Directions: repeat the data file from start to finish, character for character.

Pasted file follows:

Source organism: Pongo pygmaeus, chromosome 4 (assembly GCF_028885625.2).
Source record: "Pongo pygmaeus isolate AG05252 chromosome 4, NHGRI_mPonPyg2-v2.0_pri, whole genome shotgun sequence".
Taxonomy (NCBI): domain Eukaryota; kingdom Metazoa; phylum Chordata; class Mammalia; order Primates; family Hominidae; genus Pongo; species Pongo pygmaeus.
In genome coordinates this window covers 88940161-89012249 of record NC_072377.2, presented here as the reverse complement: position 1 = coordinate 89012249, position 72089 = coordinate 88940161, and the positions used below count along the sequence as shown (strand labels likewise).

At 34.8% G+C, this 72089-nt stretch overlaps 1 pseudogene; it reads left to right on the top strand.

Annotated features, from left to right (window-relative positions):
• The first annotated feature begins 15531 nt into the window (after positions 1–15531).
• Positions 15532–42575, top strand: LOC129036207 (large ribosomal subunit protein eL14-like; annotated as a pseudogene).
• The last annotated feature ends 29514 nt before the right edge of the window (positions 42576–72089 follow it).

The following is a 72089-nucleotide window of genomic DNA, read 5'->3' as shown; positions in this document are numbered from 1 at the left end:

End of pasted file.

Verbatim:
Source organism: Pongo pygmaeus, chromosome 4 (assembly GCF_028885625.2).
Source record: "Pongo pygmaeus isolate AG05252 chromosome 4, NHGRI_mPonPyg2-v2.0_pri, whole genome shotgun sequence".
Taxonomy (NCBI): domain Eukaryota; kingdom Metazoa; phylum Chordata; class Mammalia; order Primates; family Hominidae; genus Pongo; species Pongo pygmaeus.
In genome coordinates this window covers 88940161-89012249 of record NC_072377.2, presented here as the reverse complement: position 1 = coordinate 89012249, position 72089 = coordinate 88940161, and the positions used below count along the sequence as shown (strand labels likewise).

At 34.8% G+C, this 72089-nt stretch overlaps 1 pseudogene; it reads left to right on the top strand.

Annotated features, from left to right (window-relative positions):
• The first annotated feature begins 15531 nt into the window (after positions 1–15531).
• Positions 15532–42575, top strand: LOC129036207 (large ribosomal subunit protein eL14-like; annotated as a pseudogene).
• The last annotated feature ends 29514 nt before the right edge of the window (positions 42576–72089 follow it).

The following is a 72089-nucleotide window of genomic DNA, read 5'->3' as shown; positions in this document are numbered from 1 at the left end: